When Judie Brown, President of the American Life League Inc., was invited on TV’s Phil Donahue Show a few years ago (with Faye Wattleton, President of Planned Parenthood), he introduced her by saying, “This woman, Judie Brown, believes you should be chaste outside of marriage. Can you believe it? Is this possible? But wait a minute. With all that venereal disease out there maybe she’s on to something. Maybe she’s right.”
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Judie Brown, 47, has that kind of effect on people. She tells the truth, however unpopular, in a forthright manner, supported by facts, humour and compassion. Although she’s been on several major TV shows like 60 Minutes, Oprah and 20/20 and seems outwardly calm, she says, “Each time I still feel sick to my stomach.”
But she learns as she goes.
For example, when she appeared on 60 Minutes, CBS flew her to New York City from Washington, D.C. where she did a one-hour interview. 60 Minutes aired thirty seconds of it. After that experience she decided to give live interviews only. That type of business decision, (based on economy of time, energy, travel) is typical of her – and of the American Life League, a pro-life organization designed along corporate lines, which reflects her own earlier experience in the marketplace.
New pro-life corporation
In 1979, Judie, her husband, Paul, and four other couples founded their own organization, the American Life League (ALL). They parted ways with the then dominant U.S. pro-life organization, The National Right to Life Committee, because of its muted position on the link between contraception and the abortion mentality.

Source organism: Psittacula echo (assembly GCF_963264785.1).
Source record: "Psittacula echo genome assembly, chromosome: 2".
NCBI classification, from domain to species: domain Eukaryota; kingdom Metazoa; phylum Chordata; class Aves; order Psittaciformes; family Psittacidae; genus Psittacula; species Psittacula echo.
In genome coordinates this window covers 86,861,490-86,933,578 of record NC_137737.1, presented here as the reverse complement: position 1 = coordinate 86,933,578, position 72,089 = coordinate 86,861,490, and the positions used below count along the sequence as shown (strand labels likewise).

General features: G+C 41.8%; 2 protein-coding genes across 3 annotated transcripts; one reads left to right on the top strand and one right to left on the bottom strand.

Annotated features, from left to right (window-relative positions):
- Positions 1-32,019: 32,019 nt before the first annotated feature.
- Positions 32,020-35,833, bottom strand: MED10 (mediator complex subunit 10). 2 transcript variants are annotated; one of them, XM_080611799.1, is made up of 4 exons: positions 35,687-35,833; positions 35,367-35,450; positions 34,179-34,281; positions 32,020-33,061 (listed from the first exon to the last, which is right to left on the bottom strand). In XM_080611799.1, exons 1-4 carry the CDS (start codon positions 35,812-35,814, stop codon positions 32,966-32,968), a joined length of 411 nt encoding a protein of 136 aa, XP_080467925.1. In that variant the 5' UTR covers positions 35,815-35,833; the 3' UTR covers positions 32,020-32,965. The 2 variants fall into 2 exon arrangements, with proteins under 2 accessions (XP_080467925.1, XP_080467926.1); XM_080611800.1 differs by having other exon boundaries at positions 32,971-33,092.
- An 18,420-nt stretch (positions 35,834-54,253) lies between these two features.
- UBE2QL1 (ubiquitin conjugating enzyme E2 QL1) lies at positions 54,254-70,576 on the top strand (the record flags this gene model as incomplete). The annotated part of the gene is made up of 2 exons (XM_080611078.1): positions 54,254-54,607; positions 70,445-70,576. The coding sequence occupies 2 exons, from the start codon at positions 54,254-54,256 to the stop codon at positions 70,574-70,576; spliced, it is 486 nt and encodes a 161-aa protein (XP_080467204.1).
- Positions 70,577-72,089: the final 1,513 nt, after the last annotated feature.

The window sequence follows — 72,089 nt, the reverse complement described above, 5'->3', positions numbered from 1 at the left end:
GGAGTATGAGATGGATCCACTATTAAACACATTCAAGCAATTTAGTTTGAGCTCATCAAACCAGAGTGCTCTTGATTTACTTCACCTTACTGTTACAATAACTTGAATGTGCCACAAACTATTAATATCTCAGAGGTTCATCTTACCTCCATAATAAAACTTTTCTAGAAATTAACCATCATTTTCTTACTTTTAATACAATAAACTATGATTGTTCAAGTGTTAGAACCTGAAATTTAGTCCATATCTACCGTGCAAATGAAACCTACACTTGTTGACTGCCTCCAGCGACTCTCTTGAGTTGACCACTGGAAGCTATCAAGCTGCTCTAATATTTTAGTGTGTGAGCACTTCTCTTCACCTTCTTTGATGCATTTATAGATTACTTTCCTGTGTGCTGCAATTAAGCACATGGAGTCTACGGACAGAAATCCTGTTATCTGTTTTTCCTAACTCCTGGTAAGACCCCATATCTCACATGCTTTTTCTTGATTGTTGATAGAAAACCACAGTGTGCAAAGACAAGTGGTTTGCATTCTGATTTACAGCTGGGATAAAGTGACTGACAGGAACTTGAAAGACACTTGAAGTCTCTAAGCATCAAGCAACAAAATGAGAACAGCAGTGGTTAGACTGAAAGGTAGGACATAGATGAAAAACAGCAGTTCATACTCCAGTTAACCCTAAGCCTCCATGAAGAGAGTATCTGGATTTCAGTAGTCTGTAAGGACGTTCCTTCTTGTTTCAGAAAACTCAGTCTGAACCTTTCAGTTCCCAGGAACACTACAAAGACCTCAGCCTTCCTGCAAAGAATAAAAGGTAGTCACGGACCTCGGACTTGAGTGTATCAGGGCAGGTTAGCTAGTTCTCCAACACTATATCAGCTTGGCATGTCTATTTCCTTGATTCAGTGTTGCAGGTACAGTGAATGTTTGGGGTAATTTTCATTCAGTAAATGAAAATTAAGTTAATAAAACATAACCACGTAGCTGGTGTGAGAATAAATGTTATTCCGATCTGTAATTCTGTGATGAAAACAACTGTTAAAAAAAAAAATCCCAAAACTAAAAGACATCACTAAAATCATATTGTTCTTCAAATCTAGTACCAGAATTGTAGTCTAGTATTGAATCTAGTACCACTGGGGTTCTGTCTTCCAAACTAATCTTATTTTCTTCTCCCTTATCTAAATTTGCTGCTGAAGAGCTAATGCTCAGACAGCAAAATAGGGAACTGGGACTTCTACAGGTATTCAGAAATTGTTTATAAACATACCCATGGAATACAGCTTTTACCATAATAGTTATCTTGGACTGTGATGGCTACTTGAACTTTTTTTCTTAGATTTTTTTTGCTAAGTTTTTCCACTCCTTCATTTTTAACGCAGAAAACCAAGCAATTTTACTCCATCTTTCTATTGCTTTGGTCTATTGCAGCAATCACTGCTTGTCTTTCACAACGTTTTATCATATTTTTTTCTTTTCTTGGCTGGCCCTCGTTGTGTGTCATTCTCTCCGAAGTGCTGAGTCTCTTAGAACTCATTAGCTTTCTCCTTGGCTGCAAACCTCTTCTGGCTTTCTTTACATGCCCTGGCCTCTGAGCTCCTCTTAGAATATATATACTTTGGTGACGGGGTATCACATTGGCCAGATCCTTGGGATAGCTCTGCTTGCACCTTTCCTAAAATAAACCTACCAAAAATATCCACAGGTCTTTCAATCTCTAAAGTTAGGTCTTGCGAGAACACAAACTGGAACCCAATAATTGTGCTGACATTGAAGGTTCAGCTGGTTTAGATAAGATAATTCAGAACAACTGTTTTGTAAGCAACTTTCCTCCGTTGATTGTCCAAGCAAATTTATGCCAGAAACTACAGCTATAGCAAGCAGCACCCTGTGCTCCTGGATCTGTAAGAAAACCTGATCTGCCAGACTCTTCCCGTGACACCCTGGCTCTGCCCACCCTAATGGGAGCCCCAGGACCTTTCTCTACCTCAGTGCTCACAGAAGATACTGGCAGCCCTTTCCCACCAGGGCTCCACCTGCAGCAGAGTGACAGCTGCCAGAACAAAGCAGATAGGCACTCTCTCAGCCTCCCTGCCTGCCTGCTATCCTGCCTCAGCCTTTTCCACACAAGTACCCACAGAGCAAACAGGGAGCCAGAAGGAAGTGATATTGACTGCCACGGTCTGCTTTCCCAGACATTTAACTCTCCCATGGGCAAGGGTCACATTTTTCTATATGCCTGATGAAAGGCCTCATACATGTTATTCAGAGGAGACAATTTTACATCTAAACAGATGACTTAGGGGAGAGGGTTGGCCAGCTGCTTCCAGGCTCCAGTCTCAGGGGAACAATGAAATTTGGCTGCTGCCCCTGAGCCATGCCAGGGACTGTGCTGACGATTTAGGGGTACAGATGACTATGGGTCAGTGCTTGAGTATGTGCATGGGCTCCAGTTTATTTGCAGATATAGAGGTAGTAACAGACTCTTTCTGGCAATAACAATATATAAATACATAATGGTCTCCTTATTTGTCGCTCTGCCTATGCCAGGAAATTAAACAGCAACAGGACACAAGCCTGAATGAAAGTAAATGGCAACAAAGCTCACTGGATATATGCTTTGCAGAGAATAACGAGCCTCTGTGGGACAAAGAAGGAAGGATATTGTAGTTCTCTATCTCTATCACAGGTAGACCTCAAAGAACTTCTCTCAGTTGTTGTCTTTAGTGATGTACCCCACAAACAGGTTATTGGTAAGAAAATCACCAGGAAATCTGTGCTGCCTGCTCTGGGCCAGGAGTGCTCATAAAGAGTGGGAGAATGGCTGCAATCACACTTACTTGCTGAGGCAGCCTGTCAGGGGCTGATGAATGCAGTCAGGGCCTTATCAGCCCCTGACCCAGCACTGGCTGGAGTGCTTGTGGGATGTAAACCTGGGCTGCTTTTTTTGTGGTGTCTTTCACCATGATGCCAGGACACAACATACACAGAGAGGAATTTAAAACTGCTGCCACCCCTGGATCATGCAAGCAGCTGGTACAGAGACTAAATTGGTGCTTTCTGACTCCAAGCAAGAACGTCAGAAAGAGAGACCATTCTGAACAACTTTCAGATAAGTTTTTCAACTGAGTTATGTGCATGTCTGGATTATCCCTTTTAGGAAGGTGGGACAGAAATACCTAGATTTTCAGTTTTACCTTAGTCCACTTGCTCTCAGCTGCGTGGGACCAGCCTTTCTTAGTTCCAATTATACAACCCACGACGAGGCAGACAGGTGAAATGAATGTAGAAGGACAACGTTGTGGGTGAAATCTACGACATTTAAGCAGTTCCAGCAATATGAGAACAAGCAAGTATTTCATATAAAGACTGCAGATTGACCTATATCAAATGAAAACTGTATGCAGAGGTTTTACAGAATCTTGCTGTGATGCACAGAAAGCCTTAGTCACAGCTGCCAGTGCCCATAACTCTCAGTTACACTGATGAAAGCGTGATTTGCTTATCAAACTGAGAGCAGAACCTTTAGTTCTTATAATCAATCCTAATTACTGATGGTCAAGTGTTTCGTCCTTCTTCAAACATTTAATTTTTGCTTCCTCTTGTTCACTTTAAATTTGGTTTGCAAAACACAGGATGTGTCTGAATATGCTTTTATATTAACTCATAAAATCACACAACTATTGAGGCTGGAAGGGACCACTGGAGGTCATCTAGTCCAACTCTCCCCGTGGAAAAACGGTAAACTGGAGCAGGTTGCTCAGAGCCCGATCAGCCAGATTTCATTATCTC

Begun by ten people, the ALL now has 250,000 members and sixty-three affiliates (including ones in Kelowna, B.C., Poland and Africa). All must adopt its basic philosophy: “God is the author of life and you will not compromise.”
A modern, business-like organization, it has up-to-date technology (hot lines, fax machines), its own publishing and telecommunications centre, and a staff of 65 paid employees, (often heads of households such as single parents who work on a part- or flex-time basis).
It uses professionals for certain jobs; for example, the Treasurer of the Board is a business consultant (as is Judy’s husband, who has given them valuable advice over the years).
The Board is composed of five of the original members who began the organization over a decade ago. As president, Judie speaks for them all when she says their ‘corporation’ exists not to make a profit but to protect life. That’s why they work against abortion – they are in the business of saving babies.
Political and educational
The organization is both political and educational and it uses modern methods of communication to spread their message. For example, the ALL publishes its own popular pro-life magazine All About Issues, which is the largest of its kind (circulation 250,000 in 51 countries).
Judie is very pleased, too, about their latest project, “Celebrate Life,” a weekly, half-hour TV program, which will have a satellite hook-up to 150 Christian stations, and a format comparable to 60 Minutes (interviews and pro-life news analysis). In keeping with their corporate approach, 52 professionally-done shows will be produced for the low budget of $600,000, funded 99 per cent by private donations.
During a pause, when asked if she likes her high-profile, busy job, Judie says, “I don’t see it as a job but as a vocation. I believe God has called my husband and me to do this work. We feel compelled to do it for the kids.” In fact, her 23 years in pro-life work began when the couple had their first baby.